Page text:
The Canon: Nikolai Gogol. By Vladimir Nabokov

February 18, 2010

What a happy task to be asked to choose a definitive title from one's "personal canon". I recommend Nabokov's Nikolai Gogol. Written in 1944, this little book about the 19th-century Russian writer brims with inaccuracies, gaping lacunae and strong opinions. Why is it important? How can it hold its own against critical giants such as Michel Foucault, Wayne C. Booth, Jacques Derrida or Judith Butler? Well, it can't - but reading it can introduce you to your own sensibility. Moreover, the critical writings of poets and fiction writers offer enticing simultaneous glimpses into their own creative landscapes and those of their subjects - witness Henry James, T.S. Eliot, or another strong contender on my bookshelf, W.H. Auden.

Before the term "reader-response criticism" entered our vocabulary, Nabokov practised it with gusto. He begins with an account of Gogol's horrific death by self-induced starvation. Almost in passing he characterises the essential strangeness of Gogol's art. "Although the scene is unpleasant and has a human appeal which I deplore, it is necessary to dwell upon it a little longer in order to bring out the curiously physical side of Gogol's genius. The belly is the belle of these stories, the nose is their beau. His stomach had been his 'noblest inner organ'."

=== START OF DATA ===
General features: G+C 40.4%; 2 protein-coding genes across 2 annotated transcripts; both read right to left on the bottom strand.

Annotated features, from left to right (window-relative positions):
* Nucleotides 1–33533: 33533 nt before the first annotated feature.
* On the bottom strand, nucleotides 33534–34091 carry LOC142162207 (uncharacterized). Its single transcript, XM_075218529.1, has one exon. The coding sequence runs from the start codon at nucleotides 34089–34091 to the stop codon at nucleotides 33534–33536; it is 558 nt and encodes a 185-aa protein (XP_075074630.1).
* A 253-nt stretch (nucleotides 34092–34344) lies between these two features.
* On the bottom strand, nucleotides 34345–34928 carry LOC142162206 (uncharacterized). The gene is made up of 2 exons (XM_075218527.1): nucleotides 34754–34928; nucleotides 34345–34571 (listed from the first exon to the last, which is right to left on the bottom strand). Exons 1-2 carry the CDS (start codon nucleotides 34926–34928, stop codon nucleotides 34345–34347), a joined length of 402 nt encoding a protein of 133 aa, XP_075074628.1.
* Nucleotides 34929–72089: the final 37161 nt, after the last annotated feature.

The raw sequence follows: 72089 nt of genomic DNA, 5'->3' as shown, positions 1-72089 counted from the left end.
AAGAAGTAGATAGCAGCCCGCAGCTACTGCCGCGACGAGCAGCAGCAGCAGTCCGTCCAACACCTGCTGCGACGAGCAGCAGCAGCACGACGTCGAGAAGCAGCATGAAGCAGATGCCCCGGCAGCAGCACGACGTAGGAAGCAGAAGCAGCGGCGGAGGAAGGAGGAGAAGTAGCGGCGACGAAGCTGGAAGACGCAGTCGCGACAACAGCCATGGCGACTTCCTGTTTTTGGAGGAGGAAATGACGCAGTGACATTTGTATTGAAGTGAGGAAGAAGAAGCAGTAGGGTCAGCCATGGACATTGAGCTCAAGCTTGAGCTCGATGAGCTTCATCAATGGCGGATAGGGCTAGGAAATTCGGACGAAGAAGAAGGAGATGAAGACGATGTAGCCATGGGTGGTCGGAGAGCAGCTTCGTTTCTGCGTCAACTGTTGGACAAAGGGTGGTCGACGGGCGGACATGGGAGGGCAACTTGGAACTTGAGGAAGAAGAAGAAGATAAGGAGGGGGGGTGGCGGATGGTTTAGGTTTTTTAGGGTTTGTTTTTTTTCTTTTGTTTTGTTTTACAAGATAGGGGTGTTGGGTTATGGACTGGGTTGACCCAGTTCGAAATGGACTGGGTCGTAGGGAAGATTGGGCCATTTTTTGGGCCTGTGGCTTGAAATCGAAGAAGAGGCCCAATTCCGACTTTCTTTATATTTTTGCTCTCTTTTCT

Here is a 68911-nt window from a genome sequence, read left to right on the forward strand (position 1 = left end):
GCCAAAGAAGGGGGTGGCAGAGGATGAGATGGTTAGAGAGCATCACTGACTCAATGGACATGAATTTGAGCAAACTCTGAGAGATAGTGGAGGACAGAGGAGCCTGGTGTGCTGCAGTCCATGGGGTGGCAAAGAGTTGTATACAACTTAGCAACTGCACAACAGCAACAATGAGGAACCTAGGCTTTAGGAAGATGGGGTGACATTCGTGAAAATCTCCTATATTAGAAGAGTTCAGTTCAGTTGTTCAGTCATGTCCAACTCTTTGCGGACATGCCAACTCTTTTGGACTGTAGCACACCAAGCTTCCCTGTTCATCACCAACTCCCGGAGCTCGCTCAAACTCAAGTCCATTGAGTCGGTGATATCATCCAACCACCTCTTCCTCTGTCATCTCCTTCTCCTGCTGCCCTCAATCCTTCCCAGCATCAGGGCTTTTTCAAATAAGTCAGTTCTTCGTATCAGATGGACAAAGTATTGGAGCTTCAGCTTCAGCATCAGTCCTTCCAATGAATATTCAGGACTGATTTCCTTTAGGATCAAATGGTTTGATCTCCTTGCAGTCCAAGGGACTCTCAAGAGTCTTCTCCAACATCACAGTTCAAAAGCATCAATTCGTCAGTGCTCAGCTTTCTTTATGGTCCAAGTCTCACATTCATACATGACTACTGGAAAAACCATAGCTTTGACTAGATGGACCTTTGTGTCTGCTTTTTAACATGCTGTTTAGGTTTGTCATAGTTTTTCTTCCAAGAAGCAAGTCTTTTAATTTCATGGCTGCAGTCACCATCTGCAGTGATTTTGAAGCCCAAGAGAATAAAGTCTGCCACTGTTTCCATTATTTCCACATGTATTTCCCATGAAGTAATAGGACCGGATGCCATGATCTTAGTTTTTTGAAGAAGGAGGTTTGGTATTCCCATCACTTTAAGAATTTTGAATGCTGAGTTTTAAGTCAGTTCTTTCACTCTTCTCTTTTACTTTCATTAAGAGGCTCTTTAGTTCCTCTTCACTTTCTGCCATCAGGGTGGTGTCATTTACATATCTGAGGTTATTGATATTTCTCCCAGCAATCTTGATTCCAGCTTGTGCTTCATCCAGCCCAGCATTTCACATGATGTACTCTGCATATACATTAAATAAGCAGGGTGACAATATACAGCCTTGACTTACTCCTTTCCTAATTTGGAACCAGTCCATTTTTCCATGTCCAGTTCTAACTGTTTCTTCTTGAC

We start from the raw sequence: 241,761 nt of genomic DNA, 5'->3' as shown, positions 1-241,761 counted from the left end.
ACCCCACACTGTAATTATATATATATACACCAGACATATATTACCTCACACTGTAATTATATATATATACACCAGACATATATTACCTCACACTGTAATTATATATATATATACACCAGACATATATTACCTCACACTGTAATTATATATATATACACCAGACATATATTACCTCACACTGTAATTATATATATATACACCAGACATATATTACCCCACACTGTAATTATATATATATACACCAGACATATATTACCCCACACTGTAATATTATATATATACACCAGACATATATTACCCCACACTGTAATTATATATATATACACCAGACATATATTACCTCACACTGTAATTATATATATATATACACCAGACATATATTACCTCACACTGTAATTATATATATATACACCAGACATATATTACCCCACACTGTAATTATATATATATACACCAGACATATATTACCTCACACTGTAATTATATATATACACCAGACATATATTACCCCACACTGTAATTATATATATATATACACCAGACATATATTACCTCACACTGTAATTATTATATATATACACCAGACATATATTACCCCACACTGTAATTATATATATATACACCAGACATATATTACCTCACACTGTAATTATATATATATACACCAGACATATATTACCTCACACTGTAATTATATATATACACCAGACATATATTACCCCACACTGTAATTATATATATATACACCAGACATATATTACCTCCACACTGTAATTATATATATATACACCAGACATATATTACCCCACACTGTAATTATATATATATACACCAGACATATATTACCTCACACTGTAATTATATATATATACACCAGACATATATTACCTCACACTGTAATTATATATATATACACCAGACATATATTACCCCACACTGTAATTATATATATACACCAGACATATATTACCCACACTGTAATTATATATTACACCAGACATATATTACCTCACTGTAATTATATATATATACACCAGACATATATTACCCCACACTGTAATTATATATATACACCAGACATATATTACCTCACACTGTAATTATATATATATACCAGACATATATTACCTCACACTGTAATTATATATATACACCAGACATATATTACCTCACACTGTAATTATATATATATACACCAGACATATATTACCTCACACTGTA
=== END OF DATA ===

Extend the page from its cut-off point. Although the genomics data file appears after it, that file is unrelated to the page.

Nabokov's real project, developed subsequently, is to convey the universal strangeness of all enduring art. "Gogol was a strange creature, but genius is always strange; it is only your healthy second-rater who seems to the grateful reader to be a wise old friend, nicely developing the reader's own notions of life. Great literature skirts the irrational. The sudden slanting of the rational plane of life may be accomplished ... in many ways."

This book raises a general hymn to the significance of detail and how a single word can recast the meaning of an entire work. "Here and there in the most innocent descriptive passage, this or that word, sometimes a mere adverb or a preposition, for instance the word 'even' or 'almost', is inserted in such a way as to make the harmless sentence explode."

By writing only about what interests him (Gogol's death, boyhood, relationship to his mother, the novel Dead Souls, a few of the stories and, more generally, a hilarious account of "poshlust", insights on vision and colour), Nabokov signals to readers to allow themselves a similar selectivity. And fine tennis player that he was, he engages us in a game where he assumes we play better than we do, with the unsurprising result (as in tennis) that we do.

Nabokov's lepidopterist insights frequently come into play as he ponders how writers seem to create life. "As in the scaling of insects the wonderful colour effect may be due not to the pigment of the scales but to their position and refractive power, so Gogol's genius deals not in the intrinsic qualities of computable chemical matter ... but in the mimetic capacities of the physical phenomena produced by almost intangible particles of recreated life." Readers of this book take a bracing dip in the wellspring of creativity.

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